Currently a professional player and a professor of the game Go, Jeong Soo-hyun (English Language and Literature, ’83) dreamed of becoming a professional Go player since he was in high school. Jeong learned to play Go as a student and was charmed by the joy until he eventually decided that he wanted to be a master of it. As a professional player, Jeong has written about 40 books, has been teaching Go for more than 20 years, and has telecasted on numerous TV programs. Go and life Jeong navigated his life toward the world of Go and sought his career in that field at first because he was purely attracted by its joy. It all began as an interest and a passion, after which he grew to be more enthusiastic and ambitious. To Jeong, Go is not just a job but rather something that links to his mind and thoughts. “I found another world studying Go. I might call it a world of Go culture,” laughed Jeong. “I often refer to Go as a panacea, which is the cure for all ills. I sometimes get amazed by how extensive Go can reach in our daily lives. It teaches us so much!” exclaimed Jeong. After graduating from high school, he entered the Korea Baduk (game of Go) Association as a researcher, which is the first and indispensable step of becoming a professional. He had about 40 Go matches every year, through which Jeong studied and accumulated his skills and knowledge. “It’s not through practice that you improve yourself in Go, but it is rather through analyzing other players’ games. So I made several small groups and focused on growing insights and developing my own mastery.” Jeong read books about Go in order to get the holistic picture of the game and to master the theory of it. The more he studied, the more he was absorbed into the game. Jeong reached the highest level of 9th grader in Go after countless matches starting from level one when he was 41. Higher levels could be achieved through gaining points by winning Go matches. “I highly recommend learning or practicing Go as a hobby. It is not only fascinating itself but also extremely lesson-full and wisdom-giving at the same time. Recently, Go has become a global mind-sport, meaning being good at it will enable you to be good at communicating with people.” After becoming a professional Go player and entering Hanyang University, Jeong has established a club named “Hanyang Giwoohui”, which has become more active even after Jeong’s graduation. "Go is full of lessons!" (Photo courtesy of heraldcorp) As a professional and a professor It has been more than 20 years since Jeong became a professor of Go at a Korean university. He spent the longer part of his Go life as a professor than as a professional. With his life motto “no pain no gain”, he has been teaching his students that where there is no effort, there is no outcome. “What I’ve learned through my life as a Go player is that it feels more worthwhile to do something for the others than for just yourself and that the ultimate result will be in your favor. I believe doing what you love with passion will beget meaningful outcomes,” manifested Jeong. Winning the second place in both KBS Baduk Match and SBS Baduk Match, and being the first winner of the Professional Baduk Match, Jeong’s name is mentioned in lists of the winners of many professional Go matches. “I only won the second place because my rival was mighty. I can still recall the bitterness,” reminisced Jeong. Currently taking the role of the president of Korea Professional Baduk Association and Korean Society for Baduk Studies, Jeong is continuting his studies of Go. “No pain no gain is my life philosophy. If you don’t work, there will be no award.” Having published about 40 books of baduk (Go), Jeong’s recommendations for beginners are ‘Introduction to Baduk’, ‘Master of Management’, and ‘CEO Who Reads Baduk’, all of which are perfect for baduk beginners to read. He first wrote a book due to a request of learners, after which Jeong got a number of requests from other publishing companies to publish more books. Thanks to all his publications, he acquired the nickname “baduk professor” even before he became one. His achievements all together as a professional Go player spotlights him as one of the most prominent players. "I believe hard work always pays off. There awaits rewarads for those who work hard." (Photo courtesy of heraldcorp) Jeon Chae-yun email@example.com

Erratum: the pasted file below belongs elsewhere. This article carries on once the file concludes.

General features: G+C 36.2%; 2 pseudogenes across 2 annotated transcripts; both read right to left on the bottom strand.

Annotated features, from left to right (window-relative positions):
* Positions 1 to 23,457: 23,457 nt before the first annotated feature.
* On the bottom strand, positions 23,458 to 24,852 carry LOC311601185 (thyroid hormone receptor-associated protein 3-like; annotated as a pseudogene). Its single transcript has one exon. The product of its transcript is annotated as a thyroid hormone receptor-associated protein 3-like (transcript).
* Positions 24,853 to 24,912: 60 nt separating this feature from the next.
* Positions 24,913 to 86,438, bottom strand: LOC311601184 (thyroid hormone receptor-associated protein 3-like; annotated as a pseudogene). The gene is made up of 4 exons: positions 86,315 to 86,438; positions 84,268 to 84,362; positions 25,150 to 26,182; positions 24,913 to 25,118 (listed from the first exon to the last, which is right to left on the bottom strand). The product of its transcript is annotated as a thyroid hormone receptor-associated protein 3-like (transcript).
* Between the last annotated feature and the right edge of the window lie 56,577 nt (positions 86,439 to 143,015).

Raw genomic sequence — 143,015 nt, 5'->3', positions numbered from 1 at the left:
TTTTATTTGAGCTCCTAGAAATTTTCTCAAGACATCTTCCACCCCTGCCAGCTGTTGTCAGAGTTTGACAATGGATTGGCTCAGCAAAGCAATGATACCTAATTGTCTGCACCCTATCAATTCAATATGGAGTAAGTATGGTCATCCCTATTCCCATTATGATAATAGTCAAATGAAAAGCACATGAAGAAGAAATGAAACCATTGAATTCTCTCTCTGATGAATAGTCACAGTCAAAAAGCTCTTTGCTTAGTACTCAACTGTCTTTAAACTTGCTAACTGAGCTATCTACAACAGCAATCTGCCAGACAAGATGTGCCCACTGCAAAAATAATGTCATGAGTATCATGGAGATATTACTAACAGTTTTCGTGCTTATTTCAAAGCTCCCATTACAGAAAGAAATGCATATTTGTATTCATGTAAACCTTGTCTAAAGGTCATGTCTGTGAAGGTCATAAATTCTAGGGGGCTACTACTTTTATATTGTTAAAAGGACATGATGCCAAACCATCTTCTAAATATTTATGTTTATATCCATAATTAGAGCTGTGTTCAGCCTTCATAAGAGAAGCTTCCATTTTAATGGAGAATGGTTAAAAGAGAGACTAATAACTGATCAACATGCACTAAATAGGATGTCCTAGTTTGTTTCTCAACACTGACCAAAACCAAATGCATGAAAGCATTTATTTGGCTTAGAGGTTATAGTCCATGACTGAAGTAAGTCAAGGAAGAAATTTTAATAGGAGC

Most people do not enjoy postoperative scars, especially on the visible parts of their body. Professor Tae Kyung of Department of Medicine recently reported the outcomes of newly developed operation method in his paper “Functional and cosmetic outcomes of robot-assisted neck dissection by a postauricular facelift approach for head and neck cancer”. As from the title Tae’s research compared surgical outcomes of both conventional neck dissection and his new facelift approach, which takes cosmetic aspects of the patients into account. “Nowadays, it is more than just life and death. Quality of life after the operation is also important.” (Photo courtesy of Tae) In the case of patients with head and neck cancer, cancer cell often spreads to the lymph node of cervical (neck) area. The conventional surgical method to treat the lymph node metastasis is to give vertical and transverse cervical incision (cut), which leaves permanent mark in the patient’s neck. As always having interest in plastic surgery – which is part of Otolaryngology (Head and Neck Surgery) – Tae concerned for postoperative quality of life. Therefore, he took the facelift approach which is still mostly used for cosmetic purposes, especially to unwrinkle one’s face. This way, the scar is left in the back side of the patient’s ear alongside the hairline, which is significantly less visible. The paper “Functional and cosmetic outcomes of robot-assisted neck dissection by a postauricular facelift approach for head and neck cancer” specifically reports the postoperative outcomes of the revolutionary implication as short as one day after the surgery to as long as 12 months. From 2013 Tae and his co-researchers collected data of 113 patients who underwent unilateral neck dissection both through the particular approach and the conventional approach. As a result, the team led by Tae was able to compare the functional and cosmetic outcomes which proved that Tae’s method is advantageous. Namely, patients suffered from less neck edema (swelling of neck) and sensory loss. Cosmetically patients reported significantly lower satisfaction scores. (Note that the higher the satisfaction is, the lower the scores are.) Both neck edema and sensory loss is lower in the robotic procedure, as shown in the tables. (Photo courtesy of Tae) Another specialty of Tae’s method of operation is that it requires robotic assist called Da Vinci robot because the operation makes a very thin tunnel inside the neck, making it physically impossible for the surgeons otherwise. Tae, as one of the first person in the world to conduct robotic neck dissection wanted to further develop the method and evaluate it. This report is one of his efforts trying to keep evaluating and improving his new surgical method. “It is still early to report the cure rate of cancer through this method, but now we know about the postoperative sensory loss, motion limitations, and the satisfaction of patients through this research,” said Tae. Tae also struggles to improve Otolaryngology in Korea and Asia. He mentioned that he chose to become head and neck surgeon because the area was less developed and researched at that time, and that challenged him. Now he is a general secretary of Asia Pacific Society of Thyroid Surgery which he founded, wishing well for the future of the field. “I wish my students to improve Korea as much to be the leading country in Otolaryngology and become global leaders.” Kim So-yun firstname.lastname@example.org Photos by Choi Min-ju